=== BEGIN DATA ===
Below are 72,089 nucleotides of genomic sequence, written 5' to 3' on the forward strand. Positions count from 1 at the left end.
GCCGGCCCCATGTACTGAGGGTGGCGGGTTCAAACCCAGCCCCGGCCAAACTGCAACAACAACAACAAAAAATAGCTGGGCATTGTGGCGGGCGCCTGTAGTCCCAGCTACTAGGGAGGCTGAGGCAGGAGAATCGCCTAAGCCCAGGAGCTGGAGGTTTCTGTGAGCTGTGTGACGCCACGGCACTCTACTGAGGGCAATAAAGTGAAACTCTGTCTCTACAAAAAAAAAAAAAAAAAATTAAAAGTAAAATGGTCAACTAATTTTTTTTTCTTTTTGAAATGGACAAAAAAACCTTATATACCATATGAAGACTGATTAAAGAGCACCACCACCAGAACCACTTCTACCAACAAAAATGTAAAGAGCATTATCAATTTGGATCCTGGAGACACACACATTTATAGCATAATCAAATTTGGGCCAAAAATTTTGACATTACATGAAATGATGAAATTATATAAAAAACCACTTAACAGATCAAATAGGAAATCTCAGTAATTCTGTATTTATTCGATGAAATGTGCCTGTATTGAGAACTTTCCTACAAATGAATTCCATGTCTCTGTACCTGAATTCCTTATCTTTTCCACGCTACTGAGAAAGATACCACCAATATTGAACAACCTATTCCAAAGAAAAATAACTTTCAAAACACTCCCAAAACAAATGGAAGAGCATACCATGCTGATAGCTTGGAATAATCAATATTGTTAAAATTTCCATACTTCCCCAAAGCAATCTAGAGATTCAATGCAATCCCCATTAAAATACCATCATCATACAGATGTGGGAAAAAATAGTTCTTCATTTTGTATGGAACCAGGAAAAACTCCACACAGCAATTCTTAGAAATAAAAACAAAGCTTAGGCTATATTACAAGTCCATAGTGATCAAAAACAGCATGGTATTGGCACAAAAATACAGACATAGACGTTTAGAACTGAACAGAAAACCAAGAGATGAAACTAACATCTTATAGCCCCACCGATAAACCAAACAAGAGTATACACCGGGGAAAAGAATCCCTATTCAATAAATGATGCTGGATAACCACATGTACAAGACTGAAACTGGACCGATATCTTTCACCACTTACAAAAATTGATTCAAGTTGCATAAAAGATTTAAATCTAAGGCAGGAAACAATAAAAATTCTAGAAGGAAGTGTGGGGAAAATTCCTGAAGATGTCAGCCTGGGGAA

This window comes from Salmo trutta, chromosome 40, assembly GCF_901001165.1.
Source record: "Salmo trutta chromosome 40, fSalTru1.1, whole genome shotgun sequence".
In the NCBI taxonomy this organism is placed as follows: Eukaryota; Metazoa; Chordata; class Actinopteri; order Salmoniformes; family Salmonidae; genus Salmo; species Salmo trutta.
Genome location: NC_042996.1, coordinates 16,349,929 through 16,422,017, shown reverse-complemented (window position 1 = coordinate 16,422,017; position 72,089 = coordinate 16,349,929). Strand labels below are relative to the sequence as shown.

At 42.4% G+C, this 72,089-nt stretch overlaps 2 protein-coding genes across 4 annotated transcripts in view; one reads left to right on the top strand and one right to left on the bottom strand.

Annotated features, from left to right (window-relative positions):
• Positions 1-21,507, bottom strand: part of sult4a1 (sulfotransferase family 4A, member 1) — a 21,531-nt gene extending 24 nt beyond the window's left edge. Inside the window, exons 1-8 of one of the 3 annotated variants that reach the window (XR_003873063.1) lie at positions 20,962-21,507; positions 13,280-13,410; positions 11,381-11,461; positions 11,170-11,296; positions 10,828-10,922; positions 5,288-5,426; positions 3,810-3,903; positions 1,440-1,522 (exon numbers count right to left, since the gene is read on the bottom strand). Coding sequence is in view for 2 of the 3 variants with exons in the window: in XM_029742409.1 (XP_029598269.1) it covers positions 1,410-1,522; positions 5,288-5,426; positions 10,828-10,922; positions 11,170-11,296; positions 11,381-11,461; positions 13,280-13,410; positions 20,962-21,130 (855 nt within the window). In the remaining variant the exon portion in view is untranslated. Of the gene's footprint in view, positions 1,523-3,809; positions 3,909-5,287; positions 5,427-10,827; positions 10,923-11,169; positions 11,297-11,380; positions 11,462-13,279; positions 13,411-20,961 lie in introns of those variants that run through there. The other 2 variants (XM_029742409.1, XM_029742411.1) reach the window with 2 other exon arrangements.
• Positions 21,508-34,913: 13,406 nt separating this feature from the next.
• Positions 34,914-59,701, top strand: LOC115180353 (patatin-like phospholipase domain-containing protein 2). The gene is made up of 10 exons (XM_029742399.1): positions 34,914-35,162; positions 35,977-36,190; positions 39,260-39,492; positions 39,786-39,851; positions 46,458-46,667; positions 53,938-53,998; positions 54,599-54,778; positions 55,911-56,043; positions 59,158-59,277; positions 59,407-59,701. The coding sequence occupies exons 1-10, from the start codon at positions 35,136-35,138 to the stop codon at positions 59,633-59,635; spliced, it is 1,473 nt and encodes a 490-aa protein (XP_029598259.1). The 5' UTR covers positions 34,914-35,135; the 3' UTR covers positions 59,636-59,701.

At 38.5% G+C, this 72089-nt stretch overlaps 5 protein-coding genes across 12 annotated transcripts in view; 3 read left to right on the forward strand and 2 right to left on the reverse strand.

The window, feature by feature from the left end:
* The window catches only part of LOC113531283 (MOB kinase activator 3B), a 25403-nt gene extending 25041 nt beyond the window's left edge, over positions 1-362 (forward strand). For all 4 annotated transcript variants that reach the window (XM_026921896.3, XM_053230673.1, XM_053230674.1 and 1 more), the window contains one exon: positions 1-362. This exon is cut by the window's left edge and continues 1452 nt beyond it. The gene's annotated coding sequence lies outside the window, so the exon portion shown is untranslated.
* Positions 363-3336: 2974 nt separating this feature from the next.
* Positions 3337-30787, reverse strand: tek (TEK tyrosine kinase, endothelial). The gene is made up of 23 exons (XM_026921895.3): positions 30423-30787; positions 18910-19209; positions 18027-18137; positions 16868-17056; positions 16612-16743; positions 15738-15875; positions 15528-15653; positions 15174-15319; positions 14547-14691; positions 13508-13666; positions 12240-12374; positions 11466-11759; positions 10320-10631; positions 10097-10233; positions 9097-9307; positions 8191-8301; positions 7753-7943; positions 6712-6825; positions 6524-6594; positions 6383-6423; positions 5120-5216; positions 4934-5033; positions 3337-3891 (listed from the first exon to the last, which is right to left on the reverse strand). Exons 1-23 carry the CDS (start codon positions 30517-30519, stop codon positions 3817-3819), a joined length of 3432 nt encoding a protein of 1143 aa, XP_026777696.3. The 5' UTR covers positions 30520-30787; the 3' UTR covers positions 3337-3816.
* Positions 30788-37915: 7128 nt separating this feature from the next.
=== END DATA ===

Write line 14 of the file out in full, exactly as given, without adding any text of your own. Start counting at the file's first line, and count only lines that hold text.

* The window catches only part of LOC113531283 (MOB kinase activator 3B), a 25403-nt gene extending 25041 nt beyond the window's left edge, over positions 1-362 (forward strand). For all 4 annotated transcript variants that reach the window (XM_026921896.3, XM_053230673.1, XM_053230674.1 and 1 more), the window contains one exon: positions 1-362. This exon is cut by the window's left edge and continues 1452 nt beyond it. The gene's annotated coding sequence lies outside the window, so the exon portion shown is untranslated.